Airports are expensive. European ones more so. I do poor mental math in my head, but seeing 4 euros for a tea is a rip-off even in dollars.
We leave France on our Air India flight. It’s mostly empty compared to the previous flight. Most of the passengers are Indians heading home.
For dinner, we’re served a heated rice and paneer dish, marrinated carrot and cashew salad and then the usual assortment of airplane stuff (cold salad, bun, stick of butter). It had some kick to it, even if it’s about what you’d expect from a food court or one of the ten dozen lower end Indian places by Concordia. But on a flight? Forget what I said about the earlier noodles on Air Canada. Air India so far offers the best food so far.
I drone in and out of consciousness most of the flight. Trying to sleep sitting up, sometimes stretching out on the seat beside me. Elsewhere, the other passengers know the drill. Before supper was collected, they started spreading out and claiming the empty rows. Half an hour later, every row is taken by someone conked out and snoring.
When we start our descent, I catch glimpses of the Punjab from the portal window. The earth down below looks cracked and dry like the back of your hand in winter. Only it’s redder. As we land in Delhi, it reminds me of when I was in California: arid and dry. The weather is a pleasant 25 outside.
Once past security (some 40 minutes later… small line, but one door to walk through with the scanners.) we putz around the glitz-duty free section. Ads for Johnny Walker bombard you everywhere you look, shouting deals if you buy multiple bottles at once.
We try to connect to the internet in vain for ten minutes. The system is not favoured for foreigners. Sign up for the free 60 minutes and the service will text you a password to access it. Assuming you have service overseas. We end up at the help desk instead.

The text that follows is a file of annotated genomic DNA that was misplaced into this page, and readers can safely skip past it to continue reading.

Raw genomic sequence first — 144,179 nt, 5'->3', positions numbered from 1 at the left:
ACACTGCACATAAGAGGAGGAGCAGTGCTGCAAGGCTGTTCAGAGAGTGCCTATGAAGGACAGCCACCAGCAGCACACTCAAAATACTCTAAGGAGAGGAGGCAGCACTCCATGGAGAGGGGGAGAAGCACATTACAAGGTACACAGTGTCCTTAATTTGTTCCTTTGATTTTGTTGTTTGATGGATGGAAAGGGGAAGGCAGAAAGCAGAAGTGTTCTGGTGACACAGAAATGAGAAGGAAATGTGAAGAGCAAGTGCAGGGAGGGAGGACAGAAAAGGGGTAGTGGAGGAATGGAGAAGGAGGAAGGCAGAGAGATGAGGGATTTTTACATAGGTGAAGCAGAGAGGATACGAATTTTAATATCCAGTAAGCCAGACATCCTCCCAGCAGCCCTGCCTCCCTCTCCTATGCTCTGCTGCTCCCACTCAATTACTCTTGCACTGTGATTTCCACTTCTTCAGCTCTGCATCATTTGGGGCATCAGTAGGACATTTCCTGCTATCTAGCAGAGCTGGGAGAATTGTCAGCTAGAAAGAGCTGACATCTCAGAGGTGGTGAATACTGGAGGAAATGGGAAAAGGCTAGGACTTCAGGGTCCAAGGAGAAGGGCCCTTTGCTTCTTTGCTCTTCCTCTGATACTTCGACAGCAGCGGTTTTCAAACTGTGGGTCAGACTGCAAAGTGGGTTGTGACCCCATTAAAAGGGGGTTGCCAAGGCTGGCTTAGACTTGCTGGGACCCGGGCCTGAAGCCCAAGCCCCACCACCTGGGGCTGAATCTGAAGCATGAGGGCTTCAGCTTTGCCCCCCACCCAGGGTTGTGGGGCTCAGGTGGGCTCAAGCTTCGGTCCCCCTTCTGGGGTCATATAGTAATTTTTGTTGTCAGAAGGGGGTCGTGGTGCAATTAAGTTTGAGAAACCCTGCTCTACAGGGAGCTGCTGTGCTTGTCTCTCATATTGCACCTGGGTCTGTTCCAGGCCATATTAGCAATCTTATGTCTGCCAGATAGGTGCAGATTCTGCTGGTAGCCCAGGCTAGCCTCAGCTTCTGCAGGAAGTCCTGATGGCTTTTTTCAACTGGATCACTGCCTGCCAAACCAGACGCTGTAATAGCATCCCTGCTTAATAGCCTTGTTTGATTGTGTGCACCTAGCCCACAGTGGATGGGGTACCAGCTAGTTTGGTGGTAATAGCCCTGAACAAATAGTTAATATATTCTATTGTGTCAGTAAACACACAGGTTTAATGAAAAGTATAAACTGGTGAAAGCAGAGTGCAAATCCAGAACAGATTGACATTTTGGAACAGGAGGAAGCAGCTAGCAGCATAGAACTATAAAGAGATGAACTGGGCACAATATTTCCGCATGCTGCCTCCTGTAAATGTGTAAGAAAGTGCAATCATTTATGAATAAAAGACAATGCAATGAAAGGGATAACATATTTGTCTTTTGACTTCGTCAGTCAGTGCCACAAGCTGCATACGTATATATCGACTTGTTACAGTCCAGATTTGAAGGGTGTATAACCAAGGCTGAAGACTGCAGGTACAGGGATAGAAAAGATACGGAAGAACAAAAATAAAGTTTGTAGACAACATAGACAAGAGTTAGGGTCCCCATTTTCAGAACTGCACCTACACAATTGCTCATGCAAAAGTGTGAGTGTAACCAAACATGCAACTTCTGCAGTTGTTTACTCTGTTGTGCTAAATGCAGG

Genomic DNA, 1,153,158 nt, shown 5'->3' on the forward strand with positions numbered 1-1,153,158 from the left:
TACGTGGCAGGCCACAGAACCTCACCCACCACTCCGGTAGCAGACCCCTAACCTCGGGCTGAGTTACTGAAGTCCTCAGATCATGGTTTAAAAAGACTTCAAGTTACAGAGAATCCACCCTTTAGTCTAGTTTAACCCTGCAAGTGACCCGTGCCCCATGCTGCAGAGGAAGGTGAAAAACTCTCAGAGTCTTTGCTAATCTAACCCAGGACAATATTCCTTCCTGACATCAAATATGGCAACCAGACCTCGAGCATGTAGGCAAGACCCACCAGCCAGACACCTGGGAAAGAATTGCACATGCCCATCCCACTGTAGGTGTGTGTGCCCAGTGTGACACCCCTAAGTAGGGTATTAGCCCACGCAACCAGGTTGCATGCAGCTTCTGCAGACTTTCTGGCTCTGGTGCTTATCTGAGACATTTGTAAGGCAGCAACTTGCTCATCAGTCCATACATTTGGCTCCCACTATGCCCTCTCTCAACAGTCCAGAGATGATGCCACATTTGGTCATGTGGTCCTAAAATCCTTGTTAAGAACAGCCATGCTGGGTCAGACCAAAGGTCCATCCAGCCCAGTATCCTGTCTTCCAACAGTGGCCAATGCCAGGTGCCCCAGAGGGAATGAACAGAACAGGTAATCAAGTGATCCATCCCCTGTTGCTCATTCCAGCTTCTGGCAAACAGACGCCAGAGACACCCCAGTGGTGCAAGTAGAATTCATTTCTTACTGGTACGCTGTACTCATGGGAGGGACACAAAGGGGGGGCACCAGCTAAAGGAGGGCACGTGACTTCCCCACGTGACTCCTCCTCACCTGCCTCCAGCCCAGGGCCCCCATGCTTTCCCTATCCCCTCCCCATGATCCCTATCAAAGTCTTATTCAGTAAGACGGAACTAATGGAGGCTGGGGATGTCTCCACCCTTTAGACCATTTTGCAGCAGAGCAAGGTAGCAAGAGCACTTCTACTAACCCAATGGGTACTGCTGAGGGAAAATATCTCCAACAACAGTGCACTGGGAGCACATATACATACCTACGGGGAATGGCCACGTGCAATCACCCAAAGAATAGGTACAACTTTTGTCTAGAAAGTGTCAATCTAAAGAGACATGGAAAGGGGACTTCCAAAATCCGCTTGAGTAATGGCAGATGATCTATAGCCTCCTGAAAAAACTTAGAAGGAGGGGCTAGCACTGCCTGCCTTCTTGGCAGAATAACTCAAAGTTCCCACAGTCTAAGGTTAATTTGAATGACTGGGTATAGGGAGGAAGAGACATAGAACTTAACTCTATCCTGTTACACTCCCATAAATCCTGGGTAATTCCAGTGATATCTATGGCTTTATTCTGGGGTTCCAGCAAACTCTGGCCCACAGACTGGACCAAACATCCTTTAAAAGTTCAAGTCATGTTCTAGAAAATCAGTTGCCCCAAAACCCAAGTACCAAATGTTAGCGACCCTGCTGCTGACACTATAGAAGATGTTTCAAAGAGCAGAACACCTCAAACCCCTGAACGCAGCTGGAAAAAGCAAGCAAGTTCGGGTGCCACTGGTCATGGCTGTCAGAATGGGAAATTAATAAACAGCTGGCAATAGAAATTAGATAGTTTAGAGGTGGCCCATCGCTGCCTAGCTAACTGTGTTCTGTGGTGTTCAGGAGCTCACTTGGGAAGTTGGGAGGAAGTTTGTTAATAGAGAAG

Three hours until the next flight. I realize I’m always hungry because I have no idea when I ate last or what time it is and whether I should be eating right now.
We head upstairs and the food court offers more entertaining choices than anything back home: Idli.com, Spicy Treats, a Thai and Chinese Wok pit that offers massies lunches for under 300 rp ($6), but my eyes are all on the McDonalds.
One delivious McVeggie burger later, Purna and I are treating ourselves to idli (spongy rice cakes which) and dipping them into the lunchroom sambar (soupy, spicy lentil sauce). In all, we fed ourselves for under $10 taxes included. Not bad for a food court at an airport.
Waiting for the terminals, there’s a giant copper statue head of the Buddha. People pass by and pose, most of them wildly, as the stoic face stares ahead silently.
Nearby, there’s a flight to Kabul and I realize that’s the most Afghanis I will ever see together at one time this life.
I was warned about the washrooms in India. In each stall there’s a hose. For your ass. There might be toiler paper if you’re lucky. I’m too old to learn something new.
We fly again, this time in constant, endearing turbulence. I’m asleep more than I’m awake, but my dreams have a way of sounding like the voices of the people sitting beside me.
We land in Calcutta. The air seeps through the tunnel leading into the airport. It hits me like a hot, wet rag. The humidity never really goes away even inside with the AC.
At the e-Visa tourism desk where I go to pass customs, there’s a party of 6 from Vietnam ahead of me. The man behind the desk sighs loudly and tries to keep order, asking them to approach one at a time and keep the other 5 behind the yellow line. But they’re too busy chatting and dancing to the music in the lobby. Half of them forgot to fill out the customs form on the plane, so the man behind the desk slowly repeats what the words mean to them as they fill out the forms. “Good enough,” he says, looking ready to give up.
Outside the airport, we meet with her brother Udit and her father Partha. We piled into a car and start the hour drive into the city. We take the bypass around the major congested areas, but we’re still never going more than 40 an hour. Cars, scooters, autos, buses, people on bikes, and pedestrians without two craps to give, fill the streets. There’s less honking than in Vietnam, but fewer square inches of free space between the vehicles and people.
From the highway, several stories up, the city subrbs is mostly dark on either side of the road. It reminds me of a power outage, but that’s just the way some sections are. The odd light in a room or apartment, but none of the glow or light pollution. Deeper in, closer to the more developed areas, there’s more lights and glamour, especially around the malls. Stores that glow in complete constrast to the roadside stores and lots we pass along the way.